Article #1775 by Dave Sindelar
Viewing Date: 1-23-2006
Posting Date: 6-22-2006
Directed by George Pollock
Featuring Hugh O’Brian, Shirley Eaton, Fabian

Several people are invited to a party at a mansion by a mysterious man named U. N. Owen. They discover that they have all been found guilty of murder, and are going to be executed one by one.

I’ve read the play version of this movie. I’ve also seen the Rene Clair version AND THEN THERE WERE NONE several times. I mention this to underline the fact that I have a good familiarity with the story, and (especially) the ending. The trouble is – if you know how a mystery ends, it takes some of the fun out of watching it. And this is a rather famous mystery at that.

Now, if you’re doing remake of a well-known mystery, there are several approaches you can take. You can do a faithful version of it in the hope of appealing to those who aren’t familiar with it, but this makes it less fun to those who are. You can change the ending to add a surprise element for those who do know the story, but the problem I have with this is that it potentially underlines the arbitrariness of the resolution; in a good mystery, the identification of the killer should make you realize just how logical it was that this (and only this) particular person was the guilty party. A third approach is to make a totally different story, but if you want to do that, why do a remake? Quite frankly, none of these are really satisfactory.

This movie opts for the first approach. Sure, some of the characters have different backgrounds (the prince of AND THEN THERE WERE NONE gives way to the rock star here, for example), some of the names have been changed, and the ways that many of the characters meet their demise is different; nevertheless, the movie stays pretty close to the original story. As a result, the movie was a little predictable to me, and the mediocre direction does little to recommend it. However, the cast is quite good for the most part, and it can be a little fun to play the game of choosing who you ended up preferring in certain roles between different versions (Mischa Auer or Fabian? Barry Fitzgerald or Wilfred Hyde White? Stanley Holloway or Roland Young?). I’ll still prefer the elegance of the Clair version myself, but those who don’t really have an affinity for Clair or prefer movies in which both Shirley Eaton and Daliah Lavi appear in their underwear may opt for this one. To each his own.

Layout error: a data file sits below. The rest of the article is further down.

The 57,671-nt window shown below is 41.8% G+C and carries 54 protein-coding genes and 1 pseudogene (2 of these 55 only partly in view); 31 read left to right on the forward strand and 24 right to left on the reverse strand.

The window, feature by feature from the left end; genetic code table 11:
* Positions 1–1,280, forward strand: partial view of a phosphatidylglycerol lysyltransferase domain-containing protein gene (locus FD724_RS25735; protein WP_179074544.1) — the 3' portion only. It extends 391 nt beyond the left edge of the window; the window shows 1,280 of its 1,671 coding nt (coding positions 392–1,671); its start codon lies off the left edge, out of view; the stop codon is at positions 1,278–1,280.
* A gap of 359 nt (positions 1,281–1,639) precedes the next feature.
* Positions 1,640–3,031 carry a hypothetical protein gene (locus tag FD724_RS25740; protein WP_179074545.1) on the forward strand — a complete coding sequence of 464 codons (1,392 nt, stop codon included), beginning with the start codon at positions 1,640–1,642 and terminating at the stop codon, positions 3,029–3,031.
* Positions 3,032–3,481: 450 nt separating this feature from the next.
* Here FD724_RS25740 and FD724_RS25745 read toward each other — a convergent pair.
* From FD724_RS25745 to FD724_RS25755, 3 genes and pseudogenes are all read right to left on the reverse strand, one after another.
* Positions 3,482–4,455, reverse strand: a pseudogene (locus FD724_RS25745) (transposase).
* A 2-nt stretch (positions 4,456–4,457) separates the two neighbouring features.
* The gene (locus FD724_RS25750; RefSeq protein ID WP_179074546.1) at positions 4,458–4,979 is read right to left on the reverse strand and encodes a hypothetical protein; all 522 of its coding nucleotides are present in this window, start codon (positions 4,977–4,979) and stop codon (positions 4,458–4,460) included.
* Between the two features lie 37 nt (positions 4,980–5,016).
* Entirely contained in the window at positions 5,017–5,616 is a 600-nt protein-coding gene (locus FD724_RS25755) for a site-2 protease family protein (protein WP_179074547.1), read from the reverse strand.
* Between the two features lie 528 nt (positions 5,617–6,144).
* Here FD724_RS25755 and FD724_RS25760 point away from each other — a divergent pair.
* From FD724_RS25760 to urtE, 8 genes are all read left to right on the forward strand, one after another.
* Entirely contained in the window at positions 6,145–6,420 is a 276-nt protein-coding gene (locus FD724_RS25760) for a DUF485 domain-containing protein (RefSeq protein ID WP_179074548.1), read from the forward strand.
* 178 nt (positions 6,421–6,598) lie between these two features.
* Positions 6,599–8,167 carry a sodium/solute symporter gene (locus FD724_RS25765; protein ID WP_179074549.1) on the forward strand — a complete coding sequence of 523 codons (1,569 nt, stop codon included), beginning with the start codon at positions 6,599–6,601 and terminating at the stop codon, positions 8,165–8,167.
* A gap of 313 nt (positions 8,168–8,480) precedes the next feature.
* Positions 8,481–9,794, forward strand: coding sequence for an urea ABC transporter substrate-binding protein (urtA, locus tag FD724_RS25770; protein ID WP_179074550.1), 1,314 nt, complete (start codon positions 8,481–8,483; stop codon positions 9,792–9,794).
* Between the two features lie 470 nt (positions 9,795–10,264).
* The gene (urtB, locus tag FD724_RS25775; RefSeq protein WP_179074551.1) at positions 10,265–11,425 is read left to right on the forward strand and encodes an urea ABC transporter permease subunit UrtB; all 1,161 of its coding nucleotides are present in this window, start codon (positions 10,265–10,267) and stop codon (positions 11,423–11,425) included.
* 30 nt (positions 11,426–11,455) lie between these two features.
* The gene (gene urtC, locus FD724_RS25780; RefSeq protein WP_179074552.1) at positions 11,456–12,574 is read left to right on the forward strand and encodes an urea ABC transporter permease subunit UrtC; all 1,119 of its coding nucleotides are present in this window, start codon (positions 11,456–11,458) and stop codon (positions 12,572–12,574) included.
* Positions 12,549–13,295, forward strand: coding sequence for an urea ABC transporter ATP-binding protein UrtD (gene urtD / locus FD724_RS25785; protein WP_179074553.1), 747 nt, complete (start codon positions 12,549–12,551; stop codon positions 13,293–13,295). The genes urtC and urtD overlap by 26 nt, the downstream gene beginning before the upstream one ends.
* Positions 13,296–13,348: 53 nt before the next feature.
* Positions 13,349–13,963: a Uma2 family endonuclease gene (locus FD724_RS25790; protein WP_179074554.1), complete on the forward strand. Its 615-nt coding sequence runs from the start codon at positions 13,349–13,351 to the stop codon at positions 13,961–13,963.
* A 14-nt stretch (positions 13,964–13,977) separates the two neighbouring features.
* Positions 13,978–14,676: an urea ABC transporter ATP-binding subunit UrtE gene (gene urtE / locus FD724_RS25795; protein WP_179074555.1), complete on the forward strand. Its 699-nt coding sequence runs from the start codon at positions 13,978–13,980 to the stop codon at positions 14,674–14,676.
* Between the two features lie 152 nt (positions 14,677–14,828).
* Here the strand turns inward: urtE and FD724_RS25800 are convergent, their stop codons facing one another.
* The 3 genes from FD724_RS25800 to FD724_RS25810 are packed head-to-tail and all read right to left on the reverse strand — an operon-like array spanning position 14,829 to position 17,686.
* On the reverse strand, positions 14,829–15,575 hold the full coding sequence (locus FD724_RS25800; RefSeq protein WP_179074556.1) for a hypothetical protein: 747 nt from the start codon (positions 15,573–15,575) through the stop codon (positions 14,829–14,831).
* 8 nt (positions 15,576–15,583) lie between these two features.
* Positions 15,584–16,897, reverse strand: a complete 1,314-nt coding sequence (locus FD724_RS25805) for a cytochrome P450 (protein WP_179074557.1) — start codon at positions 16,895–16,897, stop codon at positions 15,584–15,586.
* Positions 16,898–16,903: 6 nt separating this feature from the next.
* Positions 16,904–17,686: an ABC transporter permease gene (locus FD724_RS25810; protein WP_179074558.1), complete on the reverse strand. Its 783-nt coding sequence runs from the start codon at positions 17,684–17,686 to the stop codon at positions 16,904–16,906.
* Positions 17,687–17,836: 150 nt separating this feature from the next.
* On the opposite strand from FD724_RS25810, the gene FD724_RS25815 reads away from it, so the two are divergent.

Psychomania (1971)

Article #1774 by Dave Sindelar
Viewing Date: 1-22-2006
Posting Date: 6-21-2006
Directed by Don Sharp
Featuring Nicky Henson, Beryl Reid, George Sanders

A young member of a motorcycle gang discovers the secret of eternal life and invincibility, and kills himself with the intent of rising from the dead. He does so, and convinces his fellow motorcyclists to do likeways. They then go on a rampage.

The opening credits of this movie roll while we see slow motion images of the motorcyclists riding through a grassy area populated with large stones. This sequence is incredibly eerie. The rest of the movie doesn’t live up to it, but that doesn’t make the movie a waste of time. The sheer strangeness of the story makes it somewhat watchable, as do the presence of Beryl Reid and George Sanders (in one of his last movie roles before he committed suicide). For a movie that features a motorcycle gang going on a violent homicidal rampage, it’s surprisingly subdued and bloodless. In fact, much of it is played as comedy, especially the sequences where the motorcycle gang members commit suicide. Somehow, it all has to do with deals with the devil, frogs, and a strange mirror locked in a room in a mansion. There are some clever scenes; in particular, I like the scene where the police set a trap for the cyclists, in which the set-up and final results are told by a roving camera that pans across the room in such a way that you get to see none of the middle action. It doesn’t quite all hold up, but it made for interesting viewing. Doctor Who fans should keep their eyes peeled for John (Sergeant Benton) Levene as a constable.

Planet of the Apes (1968)

Article #1773 by Dave Sindelar
Viewing Date: 1-21-2006
Posting Date: 6-20-2006
Directed by Franklin J. Schaffner
Featuring Charlton Heston, Roddy McDowall, Kim Hunter